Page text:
Well for one, just having a gene doesn't mean you can make it work as intended, and indiscriminately tweaking the genetic material can produce unwanted effects. For example, if I overexpress p53, a common tumor suppressor gene, the cell undergoes apoptosis (1). If I break/delete the same gene, the cell might undergo apoptosis or it might become cancerous. Human development is of course regulated by hundreds of genes at a time, however, so legs on a butterfly is far more complex than just a single gene.
A common approach for inserting genes into a host genome is the lentiviral transfection. Generating a lentiviral vector is detailed here. A similar strategy for transfection using HEK293 for viral production is described in the following paper. I have no knowledge of optogenetics but I tried my best to find a paper in the field that employs the method in practice. In case you have no access to the article,
HEK293T cells (ATCC, UK) were cultured in Iscove’s modified Dulbecco’s medium (Sigma-Aldrich, Germany) supplemented with 10% (v/v) FCS (Sigma-Aldrich) and penicillin–streptomycin–glutamine (Sigma-Aldrich) in 5 × 150 mm dishes. After 80% confluency was reached, cell were transfected in serum-free medium with the helper plasmids pRV1, pH21 and pDFΔ6 and pAAV1/2-hSyn-BLINK-IRES-eGFP or pAAV1/2-hSyn-IRES-eGFP at a molar ratio of 1:1 with CaCl2. On the next day, the medium was replaced with serum-containing medium, and 48 h after transfection cells were harvested, pelleted and resuspended in lysis solution (150 mM NaCl, 20 mM Tris, pH 8).....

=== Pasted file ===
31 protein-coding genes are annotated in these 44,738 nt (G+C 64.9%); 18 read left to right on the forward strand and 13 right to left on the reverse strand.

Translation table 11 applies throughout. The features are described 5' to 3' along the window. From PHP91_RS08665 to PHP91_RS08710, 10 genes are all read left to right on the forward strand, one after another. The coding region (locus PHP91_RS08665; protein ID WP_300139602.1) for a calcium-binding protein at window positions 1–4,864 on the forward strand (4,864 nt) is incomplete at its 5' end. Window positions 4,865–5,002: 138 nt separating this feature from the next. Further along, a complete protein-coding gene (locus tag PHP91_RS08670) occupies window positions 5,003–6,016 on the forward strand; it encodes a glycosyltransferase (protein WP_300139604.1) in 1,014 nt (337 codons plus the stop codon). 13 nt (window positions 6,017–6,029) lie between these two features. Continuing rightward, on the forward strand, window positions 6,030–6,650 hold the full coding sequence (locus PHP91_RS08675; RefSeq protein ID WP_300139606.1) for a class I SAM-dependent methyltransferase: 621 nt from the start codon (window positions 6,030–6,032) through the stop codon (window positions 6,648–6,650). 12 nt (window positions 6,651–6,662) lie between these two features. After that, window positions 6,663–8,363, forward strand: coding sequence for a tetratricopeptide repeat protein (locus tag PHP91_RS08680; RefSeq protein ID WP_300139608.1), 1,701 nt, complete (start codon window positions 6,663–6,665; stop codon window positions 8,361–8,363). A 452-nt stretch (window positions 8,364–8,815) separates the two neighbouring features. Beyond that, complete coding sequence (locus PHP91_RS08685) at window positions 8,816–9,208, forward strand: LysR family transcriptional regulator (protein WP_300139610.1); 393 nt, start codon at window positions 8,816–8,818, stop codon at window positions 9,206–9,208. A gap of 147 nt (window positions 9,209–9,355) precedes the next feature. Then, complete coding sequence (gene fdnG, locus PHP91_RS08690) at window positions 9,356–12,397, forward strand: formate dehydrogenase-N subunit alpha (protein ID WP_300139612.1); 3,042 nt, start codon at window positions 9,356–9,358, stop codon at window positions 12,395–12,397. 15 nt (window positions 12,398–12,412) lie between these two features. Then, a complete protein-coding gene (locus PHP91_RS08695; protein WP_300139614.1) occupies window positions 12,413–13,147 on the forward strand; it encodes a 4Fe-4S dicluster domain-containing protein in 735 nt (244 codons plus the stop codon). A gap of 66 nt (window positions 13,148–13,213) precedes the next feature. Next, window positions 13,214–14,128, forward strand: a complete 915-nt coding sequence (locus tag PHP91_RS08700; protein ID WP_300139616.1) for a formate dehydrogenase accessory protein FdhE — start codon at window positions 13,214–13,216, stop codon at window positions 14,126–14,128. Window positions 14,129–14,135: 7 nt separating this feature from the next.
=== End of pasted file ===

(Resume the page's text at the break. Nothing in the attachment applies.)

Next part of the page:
Culture & Transfection
Hippocampal neuronal primary cultures were prepared from embryonic day 18–19 (E18– E19) rat hippocampi as previously described43. All the experiments were approved by the Institutional Animal Care and Use Committee of University of Milan and by the Italian Ministry of Health (#326/2015). Neurons were transfected at 7 days in vitro (DIV7) via the calcium-phosphate precipitation method with 4 μg of plasmid DNA for GFP for the experiments assessing the axonal and dendritic distribution of BLINK2 reported in Fig. 2c. Neurons were infected with AAV1/2-hSyn-BLINK2-IRES-eGFP at DIV10 and fixed at DIV12 for the immunocytochemistry assays.
There's more to the method, but in short they transfect the 293 cells with these plasmids that create a functioning virus enclosing their plasmid of interest, and then they harvest the virus and use that to further transfect their neural cells with the gene(s) of interest.